TeleSUR English sur Twitter : "#Mexico admits over 25,000 disappeared in 8 years. #ayotzinapa11meses... Mexico Admits Over 25,000 Disappeared In 8 Years. The period covers the presidential terms of Felipe Calderon and Enrique Peña Nieto, both known for calling a “tougher hand” on crime.
The Mexican Ministry of Interior informed the Senate on Thursday that between 2007 and the end of 2014, 25,230 people were reported missing in the country, 28 percent of whom were women. Almost 60 percent of them disappeared in the states of Tamaulipas, Jalisco, Nuevo León, México, Chihuahua and Sinaloa, according to the annual National Register of Disappeared or Missing People, released by the Ministry of Interior, the Attorney General's Office, and the Office of National System of Public Security.
By 2014, around 36,656 people had been located, 34,829 of them alive. RELATED: Remembering Latin America’s Disappeared This figure coincides with a report released earlier in August by various human rights groups in Mexico, which counted more than 26,000 cases in the same time period. RELATED: Justice for Ayotzinapa. 60 Mass graves found since #Ayotzinapa disappearances. Mexico: 60 Graves Found Since Ayotzinapa Disappearances. Hundreds of activists and relatives of the 43 missing students took the streets of Mexico City to demand justice.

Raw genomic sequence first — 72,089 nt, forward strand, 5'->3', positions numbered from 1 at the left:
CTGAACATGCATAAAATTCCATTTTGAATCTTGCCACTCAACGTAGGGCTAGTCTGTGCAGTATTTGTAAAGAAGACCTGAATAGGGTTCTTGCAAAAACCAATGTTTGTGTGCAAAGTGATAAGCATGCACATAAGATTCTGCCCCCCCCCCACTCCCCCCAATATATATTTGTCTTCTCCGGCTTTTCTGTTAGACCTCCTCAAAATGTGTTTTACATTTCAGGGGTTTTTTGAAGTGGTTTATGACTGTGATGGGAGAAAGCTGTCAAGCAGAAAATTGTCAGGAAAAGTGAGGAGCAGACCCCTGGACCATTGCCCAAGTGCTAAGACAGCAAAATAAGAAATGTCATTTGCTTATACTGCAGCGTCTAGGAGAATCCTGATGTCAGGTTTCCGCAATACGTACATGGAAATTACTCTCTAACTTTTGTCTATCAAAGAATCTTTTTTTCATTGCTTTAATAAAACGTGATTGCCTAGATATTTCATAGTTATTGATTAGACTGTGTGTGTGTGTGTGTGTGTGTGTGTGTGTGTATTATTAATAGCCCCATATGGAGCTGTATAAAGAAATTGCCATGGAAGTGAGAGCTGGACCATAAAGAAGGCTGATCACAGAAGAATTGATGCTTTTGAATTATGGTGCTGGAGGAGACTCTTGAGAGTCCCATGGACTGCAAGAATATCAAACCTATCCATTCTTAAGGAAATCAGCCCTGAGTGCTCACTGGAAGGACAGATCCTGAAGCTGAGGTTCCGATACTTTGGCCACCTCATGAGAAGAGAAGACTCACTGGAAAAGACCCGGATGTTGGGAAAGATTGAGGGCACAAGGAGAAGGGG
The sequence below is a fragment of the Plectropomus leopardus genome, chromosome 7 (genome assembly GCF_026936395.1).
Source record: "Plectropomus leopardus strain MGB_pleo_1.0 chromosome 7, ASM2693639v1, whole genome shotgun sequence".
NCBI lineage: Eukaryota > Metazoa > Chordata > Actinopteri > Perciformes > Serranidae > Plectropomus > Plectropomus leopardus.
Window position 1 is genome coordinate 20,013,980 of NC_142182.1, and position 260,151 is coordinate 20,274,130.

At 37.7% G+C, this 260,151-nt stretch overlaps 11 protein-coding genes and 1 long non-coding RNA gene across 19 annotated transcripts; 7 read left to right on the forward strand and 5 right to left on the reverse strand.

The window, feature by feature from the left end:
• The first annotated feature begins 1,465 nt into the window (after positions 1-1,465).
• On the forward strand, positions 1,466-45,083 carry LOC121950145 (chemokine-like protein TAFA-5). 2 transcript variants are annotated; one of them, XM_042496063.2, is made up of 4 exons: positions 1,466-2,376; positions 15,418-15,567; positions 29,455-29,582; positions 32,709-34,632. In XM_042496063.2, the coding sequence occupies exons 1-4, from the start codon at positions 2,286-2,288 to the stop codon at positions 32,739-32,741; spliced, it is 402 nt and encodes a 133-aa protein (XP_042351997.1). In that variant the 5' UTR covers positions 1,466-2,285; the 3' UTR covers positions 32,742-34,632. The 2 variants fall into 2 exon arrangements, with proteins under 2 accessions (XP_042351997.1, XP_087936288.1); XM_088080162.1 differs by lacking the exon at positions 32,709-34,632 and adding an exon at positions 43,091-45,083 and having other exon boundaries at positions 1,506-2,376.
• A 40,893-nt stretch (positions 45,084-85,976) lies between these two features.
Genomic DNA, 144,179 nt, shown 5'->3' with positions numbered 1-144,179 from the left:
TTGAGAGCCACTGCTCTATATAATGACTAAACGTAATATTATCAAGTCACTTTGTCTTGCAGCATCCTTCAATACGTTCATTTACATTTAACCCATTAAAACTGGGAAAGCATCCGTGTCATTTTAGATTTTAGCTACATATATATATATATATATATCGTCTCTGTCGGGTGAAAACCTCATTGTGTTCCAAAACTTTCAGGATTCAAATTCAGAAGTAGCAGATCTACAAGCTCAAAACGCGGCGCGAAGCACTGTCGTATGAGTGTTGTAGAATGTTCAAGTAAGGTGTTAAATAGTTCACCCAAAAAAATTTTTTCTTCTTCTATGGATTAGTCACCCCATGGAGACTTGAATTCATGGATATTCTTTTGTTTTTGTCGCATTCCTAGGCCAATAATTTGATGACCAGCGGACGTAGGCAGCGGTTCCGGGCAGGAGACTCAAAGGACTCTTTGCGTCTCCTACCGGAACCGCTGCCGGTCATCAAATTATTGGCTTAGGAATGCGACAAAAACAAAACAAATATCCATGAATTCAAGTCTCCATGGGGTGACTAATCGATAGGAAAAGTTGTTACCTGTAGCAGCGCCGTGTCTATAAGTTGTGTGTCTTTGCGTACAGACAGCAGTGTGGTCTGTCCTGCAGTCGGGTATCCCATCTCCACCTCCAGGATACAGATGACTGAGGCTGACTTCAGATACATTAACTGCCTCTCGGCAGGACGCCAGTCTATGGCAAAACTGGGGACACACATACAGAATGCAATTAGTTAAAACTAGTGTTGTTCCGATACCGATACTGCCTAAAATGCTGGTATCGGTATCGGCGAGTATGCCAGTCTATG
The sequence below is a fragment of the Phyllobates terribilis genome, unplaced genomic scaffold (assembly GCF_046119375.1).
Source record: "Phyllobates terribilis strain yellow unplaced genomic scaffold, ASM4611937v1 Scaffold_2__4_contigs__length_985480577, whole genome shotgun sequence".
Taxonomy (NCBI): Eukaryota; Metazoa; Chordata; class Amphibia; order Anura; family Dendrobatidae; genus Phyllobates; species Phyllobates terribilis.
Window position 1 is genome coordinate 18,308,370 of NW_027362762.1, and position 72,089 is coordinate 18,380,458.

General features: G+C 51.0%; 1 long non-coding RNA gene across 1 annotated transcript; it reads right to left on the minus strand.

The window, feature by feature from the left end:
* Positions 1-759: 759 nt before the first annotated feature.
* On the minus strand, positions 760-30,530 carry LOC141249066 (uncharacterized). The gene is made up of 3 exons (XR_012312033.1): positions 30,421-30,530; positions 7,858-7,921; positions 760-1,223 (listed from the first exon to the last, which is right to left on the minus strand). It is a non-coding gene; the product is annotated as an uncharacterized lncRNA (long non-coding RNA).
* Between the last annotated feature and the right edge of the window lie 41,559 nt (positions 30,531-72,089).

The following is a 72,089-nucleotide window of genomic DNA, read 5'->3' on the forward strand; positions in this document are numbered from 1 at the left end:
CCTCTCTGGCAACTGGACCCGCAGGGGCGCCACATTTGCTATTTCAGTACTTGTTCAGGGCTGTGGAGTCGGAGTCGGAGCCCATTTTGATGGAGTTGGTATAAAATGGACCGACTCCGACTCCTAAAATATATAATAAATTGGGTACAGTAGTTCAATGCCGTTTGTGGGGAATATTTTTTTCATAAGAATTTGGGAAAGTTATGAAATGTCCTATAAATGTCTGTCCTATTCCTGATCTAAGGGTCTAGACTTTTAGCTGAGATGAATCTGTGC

At least 60 clandestine graves and over 100 bodies have been found since investigations on the case of 43 missing students in Ayotzinapa began, according to a report released by Mexico's attorney general's office. None of the remains have been linked or belong to the 43 missing students, and the report is limited to investigations in the state of Guerrero, where Ayoztinapa is located. The report, obtained by the Associated Press news agency, shows that these numbers are not definitive and could be higher, given that the document only ranges from October 2014 to May this year.
Search?q=cache:iQOHZQVL6D0J:www.businessinsider. Mexico: NAFTA has not created jobs for us. Saulo Corona sur Twitter : "#Mexico Lives Under the Shadow of Torture: #StopTorture... Mexico Lives Under the Shadow of Torture. Sander Faas sur Twitter : "'The army just gets its cut and leaves.' #Mexico: The Murder of the Young ,... Mexico: The Murder of the Young. (Photo: MOD) Something terrible has happened, something big, and now, at 10 o'clock on a bright late-October morning here we are, members of a press gang piling into a car in Mexico City, on the search.
We hustle our gear into the car and lock ourselves into the seatbelts eagerly. The story! We are bound for the state of Guerrero, southwest of Mexico City, and for the normal rural - teachers' college - in the town of Ayotzinapa. Everyone knows what happened; no one understands why. This is by no means the largest or even necessarily the most horrifying mass killing to have taken place in Mexico in recent years, but it is the most known: We know the perpetrators (the local police and the local drug gangs), the victims (43 young men whose pictures are now everywhere), and their families, stoic hard workers - campesinos, many of them - who have refused to back down from their demand that their missing children be returned to them alive.